The article reviewed here is a brief one by Mariano Sigman colourfully titled ‘Bridging Psychology and Mathematics: Can the Brain Understand the Brain?’ and freely available here. Sigman describes his move from physics into biology and draws parallels with the work of Galileo in the need to bridge the ‘gap’ between observation and theory. He chooses a concept introduced by mathematician Kolmogorov about concepts themselves. He showed mathematically that categories (conceived of as being analagous to concepts in a paper discussed here) can be described by an optimal statement and the length of this statement indicates the complexity of the category (or concept). Sigman then discusses a paper in which people were found to be able to recall concepts with a difficulty that was proportionate the complexity of the concept and that they could do so implicitly suggesting perhaps that Kolmogorov’s mathematical idea had a neurobiological useful equivalent. He then suggests that mathematics is a function of the biology of the brain and in a similar vein to Godel, the brain may never understand itself.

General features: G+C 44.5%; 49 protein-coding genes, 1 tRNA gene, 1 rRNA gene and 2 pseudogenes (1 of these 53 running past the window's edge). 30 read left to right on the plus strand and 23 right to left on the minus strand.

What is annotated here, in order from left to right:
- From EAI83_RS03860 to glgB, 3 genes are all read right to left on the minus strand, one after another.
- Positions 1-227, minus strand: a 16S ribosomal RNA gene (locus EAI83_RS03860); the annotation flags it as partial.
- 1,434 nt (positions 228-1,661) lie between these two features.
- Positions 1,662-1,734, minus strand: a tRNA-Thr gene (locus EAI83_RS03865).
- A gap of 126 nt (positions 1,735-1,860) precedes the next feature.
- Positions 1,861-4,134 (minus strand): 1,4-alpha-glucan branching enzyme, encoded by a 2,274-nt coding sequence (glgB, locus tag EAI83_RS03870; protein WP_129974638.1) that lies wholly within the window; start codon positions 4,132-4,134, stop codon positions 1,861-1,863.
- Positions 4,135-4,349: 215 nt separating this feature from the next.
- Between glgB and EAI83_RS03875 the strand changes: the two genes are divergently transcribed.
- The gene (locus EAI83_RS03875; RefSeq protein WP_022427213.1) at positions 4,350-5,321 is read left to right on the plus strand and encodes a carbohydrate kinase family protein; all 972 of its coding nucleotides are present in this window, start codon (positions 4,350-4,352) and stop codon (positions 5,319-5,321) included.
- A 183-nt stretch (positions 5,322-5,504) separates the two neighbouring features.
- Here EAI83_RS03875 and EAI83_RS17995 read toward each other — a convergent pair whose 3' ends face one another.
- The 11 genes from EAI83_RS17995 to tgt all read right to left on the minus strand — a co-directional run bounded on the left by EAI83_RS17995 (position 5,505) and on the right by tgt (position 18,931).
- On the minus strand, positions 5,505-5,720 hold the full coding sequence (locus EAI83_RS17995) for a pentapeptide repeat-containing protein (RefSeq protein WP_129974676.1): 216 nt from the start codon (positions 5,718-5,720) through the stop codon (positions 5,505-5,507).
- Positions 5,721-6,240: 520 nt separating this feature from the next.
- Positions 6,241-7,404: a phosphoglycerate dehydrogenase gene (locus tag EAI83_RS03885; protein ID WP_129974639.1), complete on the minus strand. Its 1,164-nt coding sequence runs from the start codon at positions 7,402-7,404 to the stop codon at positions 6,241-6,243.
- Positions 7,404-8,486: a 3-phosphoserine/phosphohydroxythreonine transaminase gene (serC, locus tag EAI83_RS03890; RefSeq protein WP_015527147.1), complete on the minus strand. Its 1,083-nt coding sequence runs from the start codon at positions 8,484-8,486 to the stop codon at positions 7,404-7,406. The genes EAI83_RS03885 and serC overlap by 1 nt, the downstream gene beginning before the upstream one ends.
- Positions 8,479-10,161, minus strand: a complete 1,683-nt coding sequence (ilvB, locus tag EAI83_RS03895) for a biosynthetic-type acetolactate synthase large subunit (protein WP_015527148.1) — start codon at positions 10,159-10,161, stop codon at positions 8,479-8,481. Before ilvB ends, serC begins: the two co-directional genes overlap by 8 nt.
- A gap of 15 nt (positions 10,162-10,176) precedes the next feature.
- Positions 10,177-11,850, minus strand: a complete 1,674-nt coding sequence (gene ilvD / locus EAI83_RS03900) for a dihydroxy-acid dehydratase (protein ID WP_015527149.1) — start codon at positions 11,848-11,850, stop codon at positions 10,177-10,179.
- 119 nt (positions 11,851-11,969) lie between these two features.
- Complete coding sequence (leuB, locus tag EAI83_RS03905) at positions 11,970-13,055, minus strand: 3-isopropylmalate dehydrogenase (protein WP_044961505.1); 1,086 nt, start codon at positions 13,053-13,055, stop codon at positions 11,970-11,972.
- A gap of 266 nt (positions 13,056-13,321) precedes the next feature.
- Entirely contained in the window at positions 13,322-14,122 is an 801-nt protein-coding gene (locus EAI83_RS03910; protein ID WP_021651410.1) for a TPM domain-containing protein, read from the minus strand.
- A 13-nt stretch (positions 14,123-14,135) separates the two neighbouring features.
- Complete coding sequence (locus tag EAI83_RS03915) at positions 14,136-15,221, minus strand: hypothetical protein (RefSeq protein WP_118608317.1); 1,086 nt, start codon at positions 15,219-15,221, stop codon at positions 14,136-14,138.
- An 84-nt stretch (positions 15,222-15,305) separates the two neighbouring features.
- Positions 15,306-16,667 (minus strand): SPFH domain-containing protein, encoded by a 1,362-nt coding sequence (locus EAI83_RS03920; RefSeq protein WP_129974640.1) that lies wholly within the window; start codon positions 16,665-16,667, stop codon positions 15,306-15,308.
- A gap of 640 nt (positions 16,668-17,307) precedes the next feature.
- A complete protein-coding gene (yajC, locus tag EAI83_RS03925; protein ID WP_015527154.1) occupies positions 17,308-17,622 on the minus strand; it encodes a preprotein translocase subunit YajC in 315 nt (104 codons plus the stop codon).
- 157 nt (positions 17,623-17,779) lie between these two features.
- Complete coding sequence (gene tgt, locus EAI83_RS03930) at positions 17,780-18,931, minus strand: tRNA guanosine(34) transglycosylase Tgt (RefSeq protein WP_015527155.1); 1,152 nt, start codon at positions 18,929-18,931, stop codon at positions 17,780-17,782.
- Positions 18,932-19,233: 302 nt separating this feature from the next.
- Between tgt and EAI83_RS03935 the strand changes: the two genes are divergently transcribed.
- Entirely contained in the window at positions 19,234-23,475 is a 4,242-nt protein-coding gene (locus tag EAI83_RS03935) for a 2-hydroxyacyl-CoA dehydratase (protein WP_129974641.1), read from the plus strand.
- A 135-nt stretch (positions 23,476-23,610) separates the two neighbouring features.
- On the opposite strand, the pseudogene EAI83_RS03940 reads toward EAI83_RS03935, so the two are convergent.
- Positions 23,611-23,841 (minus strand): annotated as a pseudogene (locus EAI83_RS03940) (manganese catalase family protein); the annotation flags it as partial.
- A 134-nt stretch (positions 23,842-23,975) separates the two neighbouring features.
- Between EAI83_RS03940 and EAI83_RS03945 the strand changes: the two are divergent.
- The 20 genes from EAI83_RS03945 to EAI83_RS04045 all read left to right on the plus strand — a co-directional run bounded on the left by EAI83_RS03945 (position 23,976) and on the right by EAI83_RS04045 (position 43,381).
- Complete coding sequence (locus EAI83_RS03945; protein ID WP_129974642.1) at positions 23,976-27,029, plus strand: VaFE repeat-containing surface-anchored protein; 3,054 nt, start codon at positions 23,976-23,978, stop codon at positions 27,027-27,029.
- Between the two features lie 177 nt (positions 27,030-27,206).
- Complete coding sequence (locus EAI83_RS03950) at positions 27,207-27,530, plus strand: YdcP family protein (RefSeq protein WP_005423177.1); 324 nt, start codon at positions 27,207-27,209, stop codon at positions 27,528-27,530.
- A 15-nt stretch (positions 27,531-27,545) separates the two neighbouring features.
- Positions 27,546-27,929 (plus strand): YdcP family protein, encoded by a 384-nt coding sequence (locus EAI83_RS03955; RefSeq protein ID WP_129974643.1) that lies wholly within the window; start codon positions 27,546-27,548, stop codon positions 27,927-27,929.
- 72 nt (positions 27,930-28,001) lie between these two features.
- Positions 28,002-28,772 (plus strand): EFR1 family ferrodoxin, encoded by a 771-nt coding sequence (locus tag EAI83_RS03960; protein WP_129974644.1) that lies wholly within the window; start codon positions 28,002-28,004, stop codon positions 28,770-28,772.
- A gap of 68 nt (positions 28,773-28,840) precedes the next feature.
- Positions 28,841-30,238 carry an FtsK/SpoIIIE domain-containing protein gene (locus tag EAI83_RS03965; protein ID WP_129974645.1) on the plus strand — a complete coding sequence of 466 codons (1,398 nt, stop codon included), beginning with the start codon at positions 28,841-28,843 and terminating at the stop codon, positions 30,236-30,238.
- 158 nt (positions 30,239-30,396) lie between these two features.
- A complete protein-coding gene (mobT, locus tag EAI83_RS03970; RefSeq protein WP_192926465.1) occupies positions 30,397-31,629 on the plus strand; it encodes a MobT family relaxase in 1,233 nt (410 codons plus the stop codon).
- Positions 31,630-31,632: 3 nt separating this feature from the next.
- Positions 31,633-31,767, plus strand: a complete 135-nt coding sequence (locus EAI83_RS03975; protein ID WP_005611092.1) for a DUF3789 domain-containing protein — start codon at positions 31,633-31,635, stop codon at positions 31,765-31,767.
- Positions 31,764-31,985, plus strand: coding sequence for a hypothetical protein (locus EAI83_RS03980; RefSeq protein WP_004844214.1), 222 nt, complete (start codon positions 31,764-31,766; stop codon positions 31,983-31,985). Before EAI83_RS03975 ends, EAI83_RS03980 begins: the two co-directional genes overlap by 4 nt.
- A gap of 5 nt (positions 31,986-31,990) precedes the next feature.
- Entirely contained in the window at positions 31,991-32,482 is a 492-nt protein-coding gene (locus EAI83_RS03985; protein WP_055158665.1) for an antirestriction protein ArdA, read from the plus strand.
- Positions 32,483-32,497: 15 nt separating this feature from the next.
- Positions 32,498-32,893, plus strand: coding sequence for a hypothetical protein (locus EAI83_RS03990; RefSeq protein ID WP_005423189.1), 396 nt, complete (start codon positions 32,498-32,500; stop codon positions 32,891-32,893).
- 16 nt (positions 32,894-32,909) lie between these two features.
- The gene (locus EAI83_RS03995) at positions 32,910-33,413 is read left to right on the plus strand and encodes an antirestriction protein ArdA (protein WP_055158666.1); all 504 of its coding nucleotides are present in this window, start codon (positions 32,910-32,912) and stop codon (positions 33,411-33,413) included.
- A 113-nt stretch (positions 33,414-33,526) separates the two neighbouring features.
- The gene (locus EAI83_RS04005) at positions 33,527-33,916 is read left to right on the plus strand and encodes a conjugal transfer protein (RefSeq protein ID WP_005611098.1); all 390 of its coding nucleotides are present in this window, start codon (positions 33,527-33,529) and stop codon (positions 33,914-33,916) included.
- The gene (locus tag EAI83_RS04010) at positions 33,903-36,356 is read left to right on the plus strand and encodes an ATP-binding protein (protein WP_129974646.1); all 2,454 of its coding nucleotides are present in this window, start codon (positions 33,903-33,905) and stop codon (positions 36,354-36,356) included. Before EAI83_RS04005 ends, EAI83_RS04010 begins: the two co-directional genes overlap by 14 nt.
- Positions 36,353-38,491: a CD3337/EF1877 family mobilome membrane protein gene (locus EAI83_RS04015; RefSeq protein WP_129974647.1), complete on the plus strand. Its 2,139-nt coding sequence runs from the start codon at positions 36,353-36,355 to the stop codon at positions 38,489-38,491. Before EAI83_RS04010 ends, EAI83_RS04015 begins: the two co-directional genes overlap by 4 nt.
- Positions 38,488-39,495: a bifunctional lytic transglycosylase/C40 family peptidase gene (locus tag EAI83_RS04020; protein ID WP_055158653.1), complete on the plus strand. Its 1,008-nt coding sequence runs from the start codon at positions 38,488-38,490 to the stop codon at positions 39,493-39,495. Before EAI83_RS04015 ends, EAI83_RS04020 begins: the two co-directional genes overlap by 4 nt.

Indeed it seems entirely reasonable that the brain would never understand itself. This is the equivalent of saying that a neuron may understand itself, since for every additional neuron that is added to the neuron, the complexity of the system increases. Can we understand the brain? Again we can also say that this is semantics. What does it mean to understand the brain? The best that we ourselves can probably do, is to understand trends, principles, some properties. We may never fully understand the brain, nor perhaps will artificial intelligence systems – the reason being that the brain is a complex physical structure, for which we will only ever have a limited amount of information on. Let us consider a thought experiment. Suppose we could record activity from the brain. We could record surface activity in neurons, and that would provide us with some valuable information, but we would still be unable to make the most accurate predictions, because for this we would need information on other neurons that are influencing the surface neurons. However, in order to measure these, we need to interact with them in some way. On measuring the activity of the deeper neurons in this imagined brain, the measuring apparatus will impact in some way on the neurons in the structure and the recorded activity will be ‘artificial’. In other words, not a true representation of the activity that is occuring in the ‘natural’ state. Maybe the best that we can ever hope for is a more precise definition of what understanding is and once defined a determination of the boundaries of our understanding.
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